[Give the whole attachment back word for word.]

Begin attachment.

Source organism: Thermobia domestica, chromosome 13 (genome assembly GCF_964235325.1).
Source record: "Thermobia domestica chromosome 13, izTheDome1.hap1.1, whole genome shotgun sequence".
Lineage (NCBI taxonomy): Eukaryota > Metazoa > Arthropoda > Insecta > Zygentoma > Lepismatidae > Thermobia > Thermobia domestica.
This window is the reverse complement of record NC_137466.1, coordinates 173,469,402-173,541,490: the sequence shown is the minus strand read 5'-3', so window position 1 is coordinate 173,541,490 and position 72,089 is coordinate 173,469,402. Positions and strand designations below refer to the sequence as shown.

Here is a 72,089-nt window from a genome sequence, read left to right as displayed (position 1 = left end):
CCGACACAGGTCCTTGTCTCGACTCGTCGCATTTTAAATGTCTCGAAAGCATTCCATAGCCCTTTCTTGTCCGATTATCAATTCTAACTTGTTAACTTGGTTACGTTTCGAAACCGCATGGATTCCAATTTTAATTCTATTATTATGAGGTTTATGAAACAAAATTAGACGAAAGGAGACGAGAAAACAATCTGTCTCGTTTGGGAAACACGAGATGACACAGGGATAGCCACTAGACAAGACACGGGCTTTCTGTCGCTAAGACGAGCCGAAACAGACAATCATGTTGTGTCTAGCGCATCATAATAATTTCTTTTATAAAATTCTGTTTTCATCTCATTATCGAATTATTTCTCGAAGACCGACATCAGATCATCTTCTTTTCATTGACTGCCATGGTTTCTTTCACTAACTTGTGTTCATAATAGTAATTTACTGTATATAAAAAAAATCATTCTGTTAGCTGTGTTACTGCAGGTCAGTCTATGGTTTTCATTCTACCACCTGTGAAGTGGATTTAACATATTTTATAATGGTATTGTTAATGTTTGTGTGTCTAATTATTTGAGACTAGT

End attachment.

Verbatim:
Source organism: Thermobia domestica, chromosome 13 (genome assembly GCF_964235325.1).
Source record: "Thermobia domestica chromosome 13, izTheDome1.hap1.1, whole genome shotgun sequence".
Lineage (NCBI taxonomy): Eukaryota > Metazoa > Arthropoda > Insecta > Zygentoma > Lepismatidae > Thermobia > Thermobia domestica.
This window is the reverse complement of record NC_137466.1, coordinates 173,469,402-173,541,490: the sequence shown is the minus strand read 5'-3', so window position 1 is coordinate 173,541,490 and position 72,089 is coordinate 173,469,402. Positions and strand designations below refer to the sequence as shown.

Here is a 72,089-nt window from a genome sequence, read left to right as displayed (position 1 = left end):
CCGACACAGGTCCTTGTCTCGACTCGTCGCATTTTAAATGTCTCGAAAGCATTCCATAGCCCTTTCTTGTCCGATTATCAATTCTAACTTGTTAACTTGGTTACGTTTCGAAACCGCATGGATTCCAATTTTAATTCTATTATTATGAGGTTTATGAAACAAAATTAGACGAAAGGAGACGAGAAAACAATCTGTCTCGTTTGGGAAACACGAGATGACACAGGGATAGCCACTAGACAAGACACGGGCTTTCTGTCGCTAAGACGAGCCGAAACAGACAATCATGTTGTGTCTAGCGCATCATAATAATTTCTTTTATAAAATTCTGTTTTCATCTCATTATCGAATTATTTCTCGAAGACCGACATCAGATCATCTTCTTTTCATTGACTGCCATGGTTTCTTTCACTAACTTGTGTTCATAATAGTAATTTACTGTATATAAAAAAAATCATTCTGTTAGCTGTGTTACTGCAGGTCAGTCTATGGTTTTCATTCTACCACCTGTGAAGTGGATTTAACATATTTTATAATGGTATTGTTAATGTTTGTGTGTCTAATTATTTGAGACTAGT